By way of a selection of recordings, videos and readings the audience was introduced to five life stories of Austrian survivors whose flight from the Nazis took them to Africa. Michaela Niklas, a member of the editorial team, described to the audience the life of Madeleine Lopato, reading several extracts from the book in English. Madeleine Lopato's life and flight saw her move from Poland to Brussels and onward to Paris before her arrival in Cape Town. Just months after getting married her husband was arrested in Brussels and deported. Madelaine Lopato's son René, who never got the chance to meet his father, had to be left in the care of strangers. She and her son emigrated to South Africa with her second husband in 1950.
Mirjam Langer, another member of the editorial team, used audio excerpts from an interview recorded with Susanne Wolff to give a brief insight into Mrs. Wolff's turbulent life. She was born into a bourgeois family in Vienna with a cook and a butler. Following the Anschluss in 1938 she fled aged 18 to Kenya where she married a complete stranger and had to get used to a simple lifestyle entirely at odds with that to which she had previously been accustomed. Due to the political turbulence caused by decolonization she left Kenya, returning via England to Austria, ending up in Kitzbühl.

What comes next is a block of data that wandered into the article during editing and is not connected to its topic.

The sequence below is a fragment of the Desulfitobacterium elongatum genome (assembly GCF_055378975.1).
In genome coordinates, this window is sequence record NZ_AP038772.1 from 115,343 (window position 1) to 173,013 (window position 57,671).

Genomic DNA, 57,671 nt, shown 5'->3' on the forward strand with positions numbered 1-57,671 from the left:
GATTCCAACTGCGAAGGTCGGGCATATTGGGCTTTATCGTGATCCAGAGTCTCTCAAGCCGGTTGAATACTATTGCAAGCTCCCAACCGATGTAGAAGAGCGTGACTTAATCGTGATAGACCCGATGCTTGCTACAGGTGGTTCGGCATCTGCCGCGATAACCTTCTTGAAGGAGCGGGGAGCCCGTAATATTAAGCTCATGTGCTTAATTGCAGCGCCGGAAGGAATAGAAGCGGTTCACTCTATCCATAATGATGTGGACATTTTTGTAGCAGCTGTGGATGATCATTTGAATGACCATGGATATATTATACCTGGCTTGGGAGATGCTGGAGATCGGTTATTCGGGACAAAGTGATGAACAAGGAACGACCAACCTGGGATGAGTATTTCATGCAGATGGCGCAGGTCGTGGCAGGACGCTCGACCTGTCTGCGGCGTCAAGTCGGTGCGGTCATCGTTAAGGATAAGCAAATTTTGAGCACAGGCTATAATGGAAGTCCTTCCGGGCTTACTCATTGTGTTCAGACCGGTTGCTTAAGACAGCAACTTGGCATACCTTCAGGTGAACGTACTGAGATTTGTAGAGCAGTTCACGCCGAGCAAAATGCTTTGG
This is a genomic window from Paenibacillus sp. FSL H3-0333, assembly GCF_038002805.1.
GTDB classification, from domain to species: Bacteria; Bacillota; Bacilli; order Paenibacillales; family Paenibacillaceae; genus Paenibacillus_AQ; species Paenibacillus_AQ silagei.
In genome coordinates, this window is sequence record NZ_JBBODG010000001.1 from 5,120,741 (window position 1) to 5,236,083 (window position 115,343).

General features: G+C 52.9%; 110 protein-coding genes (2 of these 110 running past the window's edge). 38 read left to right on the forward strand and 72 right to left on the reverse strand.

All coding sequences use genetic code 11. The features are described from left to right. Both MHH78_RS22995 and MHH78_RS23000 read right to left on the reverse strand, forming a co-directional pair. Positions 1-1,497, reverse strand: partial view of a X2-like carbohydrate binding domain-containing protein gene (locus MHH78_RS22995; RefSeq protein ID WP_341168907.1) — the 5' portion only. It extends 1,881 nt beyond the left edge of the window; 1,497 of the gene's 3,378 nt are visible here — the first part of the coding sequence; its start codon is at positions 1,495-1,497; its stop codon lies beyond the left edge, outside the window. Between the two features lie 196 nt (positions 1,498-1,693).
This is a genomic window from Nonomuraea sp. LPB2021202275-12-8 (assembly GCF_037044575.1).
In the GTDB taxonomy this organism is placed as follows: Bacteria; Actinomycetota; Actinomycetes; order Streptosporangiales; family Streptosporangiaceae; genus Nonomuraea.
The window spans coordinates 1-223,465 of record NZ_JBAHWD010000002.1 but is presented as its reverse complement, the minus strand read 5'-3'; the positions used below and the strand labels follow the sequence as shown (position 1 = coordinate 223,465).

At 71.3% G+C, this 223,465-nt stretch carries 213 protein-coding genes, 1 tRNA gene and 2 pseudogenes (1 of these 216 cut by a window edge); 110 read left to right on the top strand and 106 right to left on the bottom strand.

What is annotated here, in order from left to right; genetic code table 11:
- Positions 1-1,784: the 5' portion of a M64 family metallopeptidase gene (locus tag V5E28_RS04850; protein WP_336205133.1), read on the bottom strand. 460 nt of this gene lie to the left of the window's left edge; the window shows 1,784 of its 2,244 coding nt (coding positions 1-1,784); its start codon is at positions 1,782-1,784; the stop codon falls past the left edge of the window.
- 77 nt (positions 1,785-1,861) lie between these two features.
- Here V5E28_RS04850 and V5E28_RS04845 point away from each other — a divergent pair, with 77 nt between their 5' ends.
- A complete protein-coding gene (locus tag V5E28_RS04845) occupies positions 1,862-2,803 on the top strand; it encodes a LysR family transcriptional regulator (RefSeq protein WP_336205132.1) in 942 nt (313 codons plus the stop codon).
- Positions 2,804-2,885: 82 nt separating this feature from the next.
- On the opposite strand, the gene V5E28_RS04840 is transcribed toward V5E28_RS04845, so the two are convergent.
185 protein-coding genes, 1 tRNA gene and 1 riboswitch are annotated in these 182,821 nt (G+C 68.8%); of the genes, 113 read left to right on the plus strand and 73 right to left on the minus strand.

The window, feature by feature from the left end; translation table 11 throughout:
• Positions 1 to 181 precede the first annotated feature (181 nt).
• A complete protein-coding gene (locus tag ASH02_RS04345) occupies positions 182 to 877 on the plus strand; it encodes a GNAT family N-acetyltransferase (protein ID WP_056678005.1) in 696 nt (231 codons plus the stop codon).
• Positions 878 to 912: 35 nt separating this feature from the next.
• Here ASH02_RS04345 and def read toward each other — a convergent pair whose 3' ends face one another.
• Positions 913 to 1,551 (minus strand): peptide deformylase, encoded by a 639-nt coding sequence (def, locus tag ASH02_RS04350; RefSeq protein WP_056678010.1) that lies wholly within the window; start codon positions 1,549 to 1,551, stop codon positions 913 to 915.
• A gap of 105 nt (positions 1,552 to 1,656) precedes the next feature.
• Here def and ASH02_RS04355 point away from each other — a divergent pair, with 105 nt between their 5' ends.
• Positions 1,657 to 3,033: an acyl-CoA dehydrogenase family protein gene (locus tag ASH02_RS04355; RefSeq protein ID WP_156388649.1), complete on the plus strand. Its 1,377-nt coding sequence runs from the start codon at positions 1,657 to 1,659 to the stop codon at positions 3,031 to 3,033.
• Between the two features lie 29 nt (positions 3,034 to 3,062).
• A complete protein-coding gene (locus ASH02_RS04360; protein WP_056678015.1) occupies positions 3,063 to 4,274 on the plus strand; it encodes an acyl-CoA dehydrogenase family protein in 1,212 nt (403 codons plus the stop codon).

Maria Ecker from _erinnern.at_ provided an account of the project "Neue Heimat Israel" / "New homeland Israel", for which Amnon Berthold Klein was interviewed. He arrived in Israel "illegally" on a ship with his mother but the British Mandate Government refused to grant them permission to disembark, instead interning the refugees in Mauritius where Amnon Berthold Klein's mother died of typhoid fever, leaving him to fend for himself. Today, Mr. Klein lives in Israel.
The historian and university professor Albert Lichtblau (University of Salzburg) showed an excerpt from a film about Norbert Abeles, who escaped to England on a Kindertransport, where he was initially able to train as an agricultural worker before being detained as an "enemy alien". Ultimately, he was able to complete an apprenticeship as a locksmith at night school. In 1956 he emigrated to Africa with his Austrian first wife, as it was difficult to pursue a career in Austria with his British vocational training. Having spent over 50 years living in sub-Saharan Africa, where he taught at numerous technical high schools, today he lives in Malawi with his second wife Jane.